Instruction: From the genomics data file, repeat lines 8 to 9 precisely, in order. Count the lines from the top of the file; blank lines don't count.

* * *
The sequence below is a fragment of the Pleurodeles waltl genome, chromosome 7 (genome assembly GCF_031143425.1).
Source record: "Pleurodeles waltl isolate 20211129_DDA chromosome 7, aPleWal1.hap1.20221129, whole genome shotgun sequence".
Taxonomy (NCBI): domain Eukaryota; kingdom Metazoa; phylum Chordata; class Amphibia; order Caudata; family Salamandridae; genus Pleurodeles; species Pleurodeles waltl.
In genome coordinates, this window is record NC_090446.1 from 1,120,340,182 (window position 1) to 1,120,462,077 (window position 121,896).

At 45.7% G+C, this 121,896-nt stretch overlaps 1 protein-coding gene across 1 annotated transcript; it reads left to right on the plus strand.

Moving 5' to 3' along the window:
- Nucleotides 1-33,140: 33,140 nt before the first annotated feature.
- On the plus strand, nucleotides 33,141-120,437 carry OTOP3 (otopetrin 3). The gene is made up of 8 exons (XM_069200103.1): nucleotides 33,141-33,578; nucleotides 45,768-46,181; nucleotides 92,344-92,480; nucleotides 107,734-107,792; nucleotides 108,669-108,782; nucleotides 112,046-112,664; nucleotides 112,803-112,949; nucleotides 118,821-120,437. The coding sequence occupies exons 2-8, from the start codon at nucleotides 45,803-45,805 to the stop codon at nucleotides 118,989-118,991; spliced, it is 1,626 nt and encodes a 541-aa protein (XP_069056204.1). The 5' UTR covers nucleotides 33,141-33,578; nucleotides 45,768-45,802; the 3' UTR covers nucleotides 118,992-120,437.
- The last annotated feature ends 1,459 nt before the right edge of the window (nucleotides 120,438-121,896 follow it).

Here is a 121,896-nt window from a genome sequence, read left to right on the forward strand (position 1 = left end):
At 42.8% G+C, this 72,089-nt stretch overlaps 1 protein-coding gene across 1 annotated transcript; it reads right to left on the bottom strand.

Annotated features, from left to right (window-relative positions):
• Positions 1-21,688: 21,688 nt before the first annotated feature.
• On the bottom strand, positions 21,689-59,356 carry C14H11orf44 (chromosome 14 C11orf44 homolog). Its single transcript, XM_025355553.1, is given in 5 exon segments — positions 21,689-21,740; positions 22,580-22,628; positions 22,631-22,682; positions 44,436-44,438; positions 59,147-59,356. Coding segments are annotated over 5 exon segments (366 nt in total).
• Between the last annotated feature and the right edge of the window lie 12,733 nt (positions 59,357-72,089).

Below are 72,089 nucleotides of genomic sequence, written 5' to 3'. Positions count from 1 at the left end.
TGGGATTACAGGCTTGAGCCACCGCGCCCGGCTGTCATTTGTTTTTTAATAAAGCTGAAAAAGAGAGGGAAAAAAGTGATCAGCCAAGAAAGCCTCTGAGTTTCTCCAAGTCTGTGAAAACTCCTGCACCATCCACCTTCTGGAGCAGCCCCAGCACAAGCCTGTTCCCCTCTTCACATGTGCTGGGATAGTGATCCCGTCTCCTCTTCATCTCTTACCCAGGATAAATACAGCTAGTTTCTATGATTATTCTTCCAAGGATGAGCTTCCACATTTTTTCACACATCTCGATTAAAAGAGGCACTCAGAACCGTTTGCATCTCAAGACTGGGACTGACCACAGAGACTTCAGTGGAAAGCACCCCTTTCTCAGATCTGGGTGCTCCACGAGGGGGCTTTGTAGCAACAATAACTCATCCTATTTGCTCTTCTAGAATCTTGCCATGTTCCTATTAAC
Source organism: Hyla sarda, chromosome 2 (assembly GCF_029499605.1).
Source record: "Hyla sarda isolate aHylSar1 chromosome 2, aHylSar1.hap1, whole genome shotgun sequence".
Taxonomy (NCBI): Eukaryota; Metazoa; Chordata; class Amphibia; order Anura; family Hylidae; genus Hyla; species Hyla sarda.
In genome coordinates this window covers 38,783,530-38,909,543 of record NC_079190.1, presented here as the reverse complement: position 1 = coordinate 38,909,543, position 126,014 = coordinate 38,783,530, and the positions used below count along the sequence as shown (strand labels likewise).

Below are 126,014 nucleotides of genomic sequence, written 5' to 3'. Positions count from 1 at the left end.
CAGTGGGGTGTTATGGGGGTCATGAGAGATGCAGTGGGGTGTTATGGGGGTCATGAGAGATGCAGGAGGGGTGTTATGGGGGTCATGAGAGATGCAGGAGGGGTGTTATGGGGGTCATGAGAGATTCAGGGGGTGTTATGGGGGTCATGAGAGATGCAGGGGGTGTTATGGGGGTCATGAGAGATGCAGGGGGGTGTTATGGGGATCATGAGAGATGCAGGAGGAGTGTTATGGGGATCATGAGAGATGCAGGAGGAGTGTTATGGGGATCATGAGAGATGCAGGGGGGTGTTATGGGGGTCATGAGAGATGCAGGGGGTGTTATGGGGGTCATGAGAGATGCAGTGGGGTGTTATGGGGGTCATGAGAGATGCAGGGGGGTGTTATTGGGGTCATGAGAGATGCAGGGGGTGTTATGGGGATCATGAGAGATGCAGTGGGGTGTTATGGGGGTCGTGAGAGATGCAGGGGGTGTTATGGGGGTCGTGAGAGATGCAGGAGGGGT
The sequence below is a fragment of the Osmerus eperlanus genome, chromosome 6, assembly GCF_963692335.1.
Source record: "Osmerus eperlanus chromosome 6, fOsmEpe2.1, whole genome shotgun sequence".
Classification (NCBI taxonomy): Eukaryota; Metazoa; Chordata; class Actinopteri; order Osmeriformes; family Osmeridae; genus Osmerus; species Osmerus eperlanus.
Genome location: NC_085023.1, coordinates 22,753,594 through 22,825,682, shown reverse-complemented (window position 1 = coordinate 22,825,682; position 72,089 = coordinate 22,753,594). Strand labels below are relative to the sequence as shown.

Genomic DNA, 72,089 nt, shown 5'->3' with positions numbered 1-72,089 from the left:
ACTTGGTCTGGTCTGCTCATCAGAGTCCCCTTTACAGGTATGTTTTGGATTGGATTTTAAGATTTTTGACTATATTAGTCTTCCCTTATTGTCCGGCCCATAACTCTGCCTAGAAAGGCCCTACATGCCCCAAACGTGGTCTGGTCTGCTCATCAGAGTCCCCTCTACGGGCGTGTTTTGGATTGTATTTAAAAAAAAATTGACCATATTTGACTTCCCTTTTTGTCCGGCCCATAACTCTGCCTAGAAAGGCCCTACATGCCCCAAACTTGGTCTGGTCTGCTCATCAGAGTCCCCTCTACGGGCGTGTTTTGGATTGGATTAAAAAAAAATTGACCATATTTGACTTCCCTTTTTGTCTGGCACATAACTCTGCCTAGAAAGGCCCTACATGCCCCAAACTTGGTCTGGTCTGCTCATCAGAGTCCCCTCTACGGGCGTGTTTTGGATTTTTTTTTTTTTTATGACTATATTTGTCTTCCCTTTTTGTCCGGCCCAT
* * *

- On the plus strand, nucleotides 33,141-120,437 carry OTOP3 (otopetrin 3). The gene is made up of 8 exons (XM_069200103.1): nucleotides 33,141-33,578; nucleotides 45,768-46,181; nucleotides 92,344-92,480; nucleotides 107,734-107,792; nucleotides 108,669-108,782; nucleotides 112,046-112,664; nucleotides 112,803-112,949; nucleotides 118,821-120,437. The coding sequence occupies exons 2-8, from the start codon at nucleotides 45,803-45,805 to the stop codon at nucleotides 118,989-118,991; spliced, it is 1,626 nt and encodes a 541-aa protein (XP_069056204.1). The 5' UTR covers nucleotides 33,141-33,578; nucleotides 45,768-45,802; the 3' UTR covers nucleotides 118,992-120,437.
- The last annotated feature ends 1,459 nt before the right edge of the window (nucleotides 120,438-121,896 follow it).